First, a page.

Guest Column | July 24, 2008

NIR Trends: The Growing Impact Of Light

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Article: NIR Trends: The Growing Impact Of Light

By Douglas Malchow, Business Development Manager for Industrial Products, Sensors Unlimited, Inc., part of Goodrich Corporation

The interaction between an electromagnetic wave and a material can tell us a great deal about the chemistry and physical makeup of the material in question. We are all familiar with this interaction — for example, visible light in electromagnetic wavelengths reflects off plant leaves and enters our eye as green light, due to absorption of other wavelengths by the dominant photosynthesis chemical, chlorophyll. Many of us coat our bodies with sunscreen to absorb ultraviolet (UV) wavelengths of light to protect our skin from damage by these higher energy wavelengths. We are also aware that when X-rays, with wavelengths even shorter than UV light, are sent through our body, they are mostly absorbed by bone (and not as much by tissue), enabling medical professionals to diagnose broken bones or decayed teeth.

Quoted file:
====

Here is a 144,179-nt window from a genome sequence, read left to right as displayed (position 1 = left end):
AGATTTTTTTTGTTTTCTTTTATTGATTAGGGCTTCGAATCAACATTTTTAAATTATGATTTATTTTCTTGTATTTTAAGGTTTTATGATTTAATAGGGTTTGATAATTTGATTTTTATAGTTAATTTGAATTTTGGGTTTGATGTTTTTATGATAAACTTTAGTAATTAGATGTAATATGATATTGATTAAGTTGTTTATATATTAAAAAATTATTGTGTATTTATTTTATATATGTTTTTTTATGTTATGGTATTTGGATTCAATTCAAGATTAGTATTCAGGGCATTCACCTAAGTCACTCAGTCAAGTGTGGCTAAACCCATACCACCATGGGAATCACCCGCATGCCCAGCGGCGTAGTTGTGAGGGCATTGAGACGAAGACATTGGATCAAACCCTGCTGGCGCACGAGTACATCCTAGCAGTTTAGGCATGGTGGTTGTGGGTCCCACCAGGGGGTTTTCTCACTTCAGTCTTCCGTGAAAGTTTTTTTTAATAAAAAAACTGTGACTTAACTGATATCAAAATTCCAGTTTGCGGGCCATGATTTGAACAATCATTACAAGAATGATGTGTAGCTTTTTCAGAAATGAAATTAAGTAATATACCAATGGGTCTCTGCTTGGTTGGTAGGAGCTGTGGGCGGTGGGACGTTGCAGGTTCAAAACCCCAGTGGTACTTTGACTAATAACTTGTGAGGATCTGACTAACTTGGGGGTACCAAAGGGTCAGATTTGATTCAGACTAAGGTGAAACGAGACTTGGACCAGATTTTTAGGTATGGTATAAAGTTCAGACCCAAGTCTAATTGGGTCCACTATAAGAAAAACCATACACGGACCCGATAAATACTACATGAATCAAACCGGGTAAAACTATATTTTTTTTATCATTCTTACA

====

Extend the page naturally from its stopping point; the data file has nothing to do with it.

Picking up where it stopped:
Fewer people, however, are aware that wavelengths in the infrared (IR) bands are also being used for product quality control and the detection of health problems.

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Article: NIR Trends: The Growing Impact Of Light

Sensors Unlimited - UTC Aerospace Systems